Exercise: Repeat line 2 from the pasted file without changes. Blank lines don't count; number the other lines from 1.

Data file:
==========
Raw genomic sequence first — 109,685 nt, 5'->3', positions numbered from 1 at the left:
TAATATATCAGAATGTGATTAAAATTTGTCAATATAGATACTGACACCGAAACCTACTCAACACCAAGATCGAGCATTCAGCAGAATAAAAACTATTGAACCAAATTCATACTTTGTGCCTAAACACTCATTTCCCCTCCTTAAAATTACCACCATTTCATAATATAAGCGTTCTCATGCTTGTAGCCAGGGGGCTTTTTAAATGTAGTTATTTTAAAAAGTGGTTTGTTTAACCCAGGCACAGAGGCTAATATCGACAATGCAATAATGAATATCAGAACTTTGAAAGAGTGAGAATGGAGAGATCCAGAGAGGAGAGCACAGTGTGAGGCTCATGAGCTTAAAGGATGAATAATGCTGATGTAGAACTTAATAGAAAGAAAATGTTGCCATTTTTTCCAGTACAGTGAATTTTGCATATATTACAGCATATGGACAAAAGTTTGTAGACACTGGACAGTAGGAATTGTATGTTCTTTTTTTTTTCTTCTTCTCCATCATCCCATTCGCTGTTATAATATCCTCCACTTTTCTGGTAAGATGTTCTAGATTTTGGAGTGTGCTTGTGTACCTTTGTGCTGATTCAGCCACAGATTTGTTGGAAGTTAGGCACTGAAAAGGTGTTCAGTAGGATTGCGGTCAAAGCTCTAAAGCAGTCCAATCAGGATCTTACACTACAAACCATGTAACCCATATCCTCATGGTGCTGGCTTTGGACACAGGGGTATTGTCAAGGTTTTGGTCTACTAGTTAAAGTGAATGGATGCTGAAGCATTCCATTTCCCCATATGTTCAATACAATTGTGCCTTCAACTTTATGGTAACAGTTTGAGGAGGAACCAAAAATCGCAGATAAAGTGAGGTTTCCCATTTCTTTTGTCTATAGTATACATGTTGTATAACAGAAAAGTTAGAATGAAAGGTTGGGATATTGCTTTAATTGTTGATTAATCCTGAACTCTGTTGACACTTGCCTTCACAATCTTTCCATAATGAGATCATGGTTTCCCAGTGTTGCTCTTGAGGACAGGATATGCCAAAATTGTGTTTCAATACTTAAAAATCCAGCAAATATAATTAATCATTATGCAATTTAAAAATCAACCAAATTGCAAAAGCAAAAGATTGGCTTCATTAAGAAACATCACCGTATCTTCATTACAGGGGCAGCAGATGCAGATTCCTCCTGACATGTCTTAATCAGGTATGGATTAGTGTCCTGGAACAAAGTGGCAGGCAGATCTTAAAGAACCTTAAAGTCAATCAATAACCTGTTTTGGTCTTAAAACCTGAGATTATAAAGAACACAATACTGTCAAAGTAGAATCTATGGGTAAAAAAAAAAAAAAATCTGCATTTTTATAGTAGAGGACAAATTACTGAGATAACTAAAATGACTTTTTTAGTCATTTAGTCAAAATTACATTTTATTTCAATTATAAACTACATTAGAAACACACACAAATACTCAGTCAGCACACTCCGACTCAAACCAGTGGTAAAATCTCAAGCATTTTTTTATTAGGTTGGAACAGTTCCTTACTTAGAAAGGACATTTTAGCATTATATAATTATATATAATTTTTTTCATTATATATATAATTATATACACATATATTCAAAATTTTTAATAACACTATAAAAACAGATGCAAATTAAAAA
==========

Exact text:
TAATATATCAGAATGTGATTAAAATTTGTCAATATAGATACTGACACCGAAACCTACTCAACACCAAGATCGAGCATTCAGCAGAATAAAAACTATTGAACCAAATTCATACTTTGTGCCTAAACACTCATTTCCCCTCCTTAAAATTACCACCATTTCATAATATAAGCGTTCTCATGCTTGTAGCCAGGGGGCTTTTTAAATGTAGTTATTTTAAAAAGTGGTTTGTTTAACCCAGGCACAGAGGCTAATATCGACAATGCAATAATGAATATCAGAACTTTGAAAGAGTGAGAATGGAGAGATCCAGAGAGGAGAGCACAGTGTGAGGCTCATGAGCTTAAAGGATGAATAATGCTGATGTAGAACTTAATAGAAAGAAAATGTTGCCATTTTTTCCAGTACAGTGAATTTTGCATATATTACAGCATATGGACAAAAGTTTGTAGACACTGGACAGTAGGAATTGTATGTTCTTTTTTTTTTCTTCTTCTCCATCATCCCATTCGCTGTTATAATATCCTCCACTTTTCTGGTAAGATGTTCTAGATTTTGGAGTGTGCTTGTGTACCTTTGTGCTGATTCAGCCACAGATTTGTTGGAAGTTAGGCACTGAAAAGGTGTTCAGTAGGATTGCGGTCAAAGCTCTAAAGCAGTCCAATCAGGATCTTACACTACAAACCATGTAACCCATATCCTCATGGTGCTGGCTTTGGACACAGGGGTATTGTCAAGGTTTTGGTCTACTAGTTAAAGTGAATGGATGCTGAAGCATTCCATTTCCCCATATGTTCAATACAATTGTGCCTTCAACTTTATGGTAACAGTTTGAGGAGGAACCAAAAATCGCAGATAAAGTGAGGTTTCCCATTTCTTTTGTCTATAGTATACATGTTGTATAACAGAAAAGTTAGAATGAAAGGTTGGGATATTGCTTTAATTGTTGATTAATCCTGAACTCTGTTGACACTTGCCTTCACAATCTTTCCATAATGAGATCATGGTTTCCCAGTGTTGCTCTTGAGGACAGGATATGCCAAAATTGTGTTTCAATACTTAAAAATCCAGCAAATATAATTAATCATTATGCAATTTAAAAATCAACCAAATTGCAAAAGCAAAAGATTGGCTTCATTAAGAAACATCACCGTATCTTCATTACAGGGGCAGCAGATGCAGATTCCTCCTGACATGTCTTAATCAGGTATGGATTAGTGTCCTGGAACAAAGTGGCAGGCAGATCTTAAAGAACCTTAAAGTCAATCAATAACCTGTTTTGGTCTTAAAACCTGAGATTATAAAGAACACAATACTGTCAAAGTAGAATCTATGGGTAAAAAAAAAAAAAAATCTGCATTTTTATAGTAGAGGACAAATTACTGAGATAACTAAAATGACTTTTTTAGTCATTTAGTCAAAATTACATTTTATTTCAATTATAAACTACATTAGAAACACACACAAATACTCAGTCAGCACACTCCGACTCAAACCAGTGGTAAAATCTCAAGCATTTTTTTATTAGGTTGGAACAGTTCCTTACTTAGAAAGGACATTTTAGCATTATATAATTATATATAATTTTTTTCATTATATATATAATTATATACACATATATTCAAAATTTTTAATAACACTATAAAAACAGATGCAAATTAAAAA